By Elisabeth Danis
On the evening of July 30th, I was sitting at the dinner table with Coach Cox, his wife Jen, daughter Addison, and two sons. Conversation revolved around the highlights of our day, how Addison’s summer training was going, and what was in store for me at The University of Alabama this coming fall. We were all excited for the possibilities, for Coe-Brown, and for me at Alabama. I left dinner feeling eager for the upcoming season. I was sure I was going to run faster than I had the previous two years. As I walked to my car, I texted Coach Tribble about the tempo I was going to do the following morning, confirming my pace, and reveling in the possibilities of the fall.
On the morning of July 31st, the Alabama women’s team got an email from Coach Tribble. He had accepted a head coaching position at California Baptist University that morning. He would not be there to greet us at practice on August 16th. I was in shock – first because I hadn’t ever considered the possibility of Tribble leaving in the middle of my college experience, and second because I suddenly became very unsure of my future at Alabama.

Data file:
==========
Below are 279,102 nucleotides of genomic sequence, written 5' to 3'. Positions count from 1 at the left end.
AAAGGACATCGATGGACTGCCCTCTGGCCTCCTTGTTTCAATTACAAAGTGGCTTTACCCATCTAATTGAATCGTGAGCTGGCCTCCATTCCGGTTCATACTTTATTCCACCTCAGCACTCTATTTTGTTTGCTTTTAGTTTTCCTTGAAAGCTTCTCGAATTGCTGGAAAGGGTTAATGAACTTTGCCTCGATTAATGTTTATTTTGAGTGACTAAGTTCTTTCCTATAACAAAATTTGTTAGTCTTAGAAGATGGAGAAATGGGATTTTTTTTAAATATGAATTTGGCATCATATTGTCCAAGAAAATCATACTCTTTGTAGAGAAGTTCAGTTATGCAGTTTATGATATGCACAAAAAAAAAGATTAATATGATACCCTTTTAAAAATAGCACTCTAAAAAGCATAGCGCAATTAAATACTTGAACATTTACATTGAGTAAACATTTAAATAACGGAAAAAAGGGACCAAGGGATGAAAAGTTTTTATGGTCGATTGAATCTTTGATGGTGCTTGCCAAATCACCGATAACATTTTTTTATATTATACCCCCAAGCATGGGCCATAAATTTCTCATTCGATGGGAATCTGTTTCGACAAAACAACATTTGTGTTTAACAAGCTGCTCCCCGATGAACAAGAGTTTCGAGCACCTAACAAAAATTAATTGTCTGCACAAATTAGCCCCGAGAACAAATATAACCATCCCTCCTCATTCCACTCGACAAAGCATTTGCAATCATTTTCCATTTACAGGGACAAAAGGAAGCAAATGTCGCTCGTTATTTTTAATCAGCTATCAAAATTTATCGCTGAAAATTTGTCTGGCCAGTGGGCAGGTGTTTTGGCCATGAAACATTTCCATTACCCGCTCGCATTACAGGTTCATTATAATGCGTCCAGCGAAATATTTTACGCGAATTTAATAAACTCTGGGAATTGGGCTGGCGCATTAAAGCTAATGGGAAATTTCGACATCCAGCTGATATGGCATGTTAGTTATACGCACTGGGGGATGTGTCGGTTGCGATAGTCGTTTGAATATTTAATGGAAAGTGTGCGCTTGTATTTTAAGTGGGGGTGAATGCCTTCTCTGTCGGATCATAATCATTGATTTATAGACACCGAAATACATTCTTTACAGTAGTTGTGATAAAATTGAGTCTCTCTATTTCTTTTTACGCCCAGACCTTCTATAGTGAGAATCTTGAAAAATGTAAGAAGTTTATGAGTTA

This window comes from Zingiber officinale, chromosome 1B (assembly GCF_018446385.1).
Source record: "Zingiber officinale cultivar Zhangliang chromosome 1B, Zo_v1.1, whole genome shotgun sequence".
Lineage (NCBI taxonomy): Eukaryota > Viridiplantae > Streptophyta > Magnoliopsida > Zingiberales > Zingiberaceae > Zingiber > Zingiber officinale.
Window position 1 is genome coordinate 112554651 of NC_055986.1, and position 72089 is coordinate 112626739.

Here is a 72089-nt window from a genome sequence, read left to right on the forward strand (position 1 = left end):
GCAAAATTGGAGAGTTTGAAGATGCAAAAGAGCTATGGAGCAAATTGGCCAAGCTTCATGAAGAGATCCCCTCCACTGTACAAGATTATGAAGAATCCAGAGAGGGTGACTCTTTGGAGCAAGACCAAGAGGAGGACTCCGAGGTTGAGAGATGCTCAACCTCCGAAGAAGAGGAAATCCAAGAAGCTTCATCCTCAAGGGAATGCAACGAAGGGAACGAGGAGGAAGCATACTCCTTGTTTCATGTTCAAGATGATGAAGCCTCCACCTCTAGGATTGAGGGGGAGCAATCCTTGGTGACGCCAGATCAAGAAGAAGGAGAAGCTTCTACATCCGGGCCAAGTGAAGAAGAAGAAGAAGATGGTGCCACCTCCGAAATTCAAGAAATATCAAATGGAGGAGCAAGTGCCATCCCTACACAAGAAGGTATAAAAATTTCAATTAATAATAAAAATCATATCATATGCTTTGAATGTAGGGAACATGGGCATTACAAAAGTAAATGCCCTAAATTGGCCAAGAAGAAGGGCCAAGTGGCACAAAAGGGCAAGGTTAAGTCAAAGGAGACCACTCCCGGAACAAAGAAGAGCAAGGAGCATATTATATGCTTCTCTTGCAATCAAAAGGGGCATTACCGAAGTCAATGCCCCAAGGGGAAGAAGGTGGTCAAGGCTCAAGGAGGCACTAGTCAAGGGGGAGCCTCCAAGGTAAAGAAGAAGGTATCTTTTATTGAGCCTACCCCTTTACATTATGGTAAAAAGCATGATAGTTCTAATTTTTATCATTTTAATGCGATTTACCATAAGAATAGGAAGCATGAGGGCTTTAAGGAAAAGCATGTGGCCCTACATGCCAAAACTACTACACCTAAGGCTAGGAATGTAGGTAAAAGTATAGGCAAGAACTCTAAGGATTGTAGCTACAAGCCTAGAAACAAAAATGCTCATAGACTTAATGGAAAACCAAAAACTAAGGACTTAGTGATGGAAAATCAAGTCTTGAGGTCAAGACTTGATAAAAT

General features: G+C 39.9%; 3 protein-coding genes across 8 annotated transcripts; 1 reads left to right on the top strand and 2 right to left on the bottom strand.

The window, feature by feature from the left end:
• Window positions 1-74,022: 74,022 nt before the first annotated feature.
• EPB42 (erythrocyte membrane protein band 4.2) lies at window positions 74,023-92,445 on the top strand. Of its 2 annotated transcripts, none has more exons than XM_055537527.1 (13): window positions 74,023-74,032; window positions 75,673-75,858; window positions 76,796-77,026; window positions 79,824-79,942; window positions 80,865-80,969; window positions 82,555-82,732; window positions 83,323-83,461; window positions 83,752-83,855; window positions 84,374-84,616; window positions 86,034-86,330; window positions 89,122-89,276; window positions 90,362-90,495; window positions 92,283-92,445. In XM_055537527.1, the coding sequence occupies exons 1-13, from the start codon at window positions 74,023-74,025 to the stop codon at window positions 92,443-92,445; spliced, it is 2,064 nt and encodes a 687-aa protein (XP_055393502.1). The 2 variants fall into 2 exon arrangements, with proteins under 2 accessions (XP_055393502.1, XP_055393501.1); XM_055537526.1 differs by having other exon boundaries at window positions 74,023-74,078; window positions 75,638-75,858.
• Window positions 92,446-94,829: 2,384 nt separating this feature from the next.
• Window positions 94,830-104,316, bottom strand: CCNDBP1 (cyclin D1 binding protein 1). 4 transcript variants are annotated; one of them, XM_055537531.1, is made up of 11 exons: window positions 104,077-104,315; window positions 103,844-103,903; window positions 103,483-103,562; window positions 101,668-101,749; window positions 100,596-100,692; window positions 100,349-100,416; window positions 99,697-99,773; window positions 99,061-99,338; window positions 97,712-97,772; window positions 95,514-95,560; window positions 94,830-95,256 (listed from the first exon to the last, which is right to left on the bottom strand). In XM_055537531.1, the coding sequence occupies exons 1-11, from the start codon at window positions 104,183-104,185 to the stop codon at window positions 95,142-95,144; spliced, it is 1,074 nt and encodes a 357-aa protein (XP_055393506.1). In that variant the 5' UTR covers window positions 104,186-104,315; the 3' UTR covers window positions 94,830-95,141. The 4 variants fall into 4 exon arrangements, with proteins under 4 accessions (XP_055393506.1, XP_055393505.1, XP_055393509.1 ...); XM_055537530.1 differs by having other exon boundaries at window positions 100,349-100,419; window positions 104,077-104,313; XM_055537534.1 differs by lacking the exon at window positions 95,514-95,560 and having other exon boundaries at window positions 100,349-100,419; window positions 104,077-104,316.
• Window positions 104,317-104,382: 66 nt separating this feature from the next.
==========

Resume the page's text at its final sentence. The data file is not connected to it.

After texting my parents and Coach Cox in a panic, I immediately contacted our head coach. I was hoping to get some information on who would be replacing Tribble, and what would be in store for the women’s team this fall. I was mostly looking for reassurance that everything would work out. I also contacted a friend at the Atlanta Track Club (where I spent my summer interning) and asked for advice on what my next move should be. There were a lot of questions looming over each run for the next few days. Who would be the new coach? Would I like him/her? Did I feel like I was reaching my full potential at Alabama? If I left, where would I go? Should I leave? At the advice of almost everyone in my life, I gave it some time. I let my thoughts settle and waited for our head coach to reach out to the women’s team. After a few days of waiting and receiving no word from Alabama, I decided the best move for me personally would be to ask for a release from Alabama which would allow me to communicate with other universities.
There were a few reasons I decided to ask for a release, and there were a few things people that made that a possibility for me. First, I was concerned about the lack of communication from Alabama and the short notice of Coach Tribble leaving. I felt like there should have been something more – an email, a group text, something that involved all of us girls telling us that we would be okay; that we would still have a great fall. That although this was sad, it wasn’t the end of the world.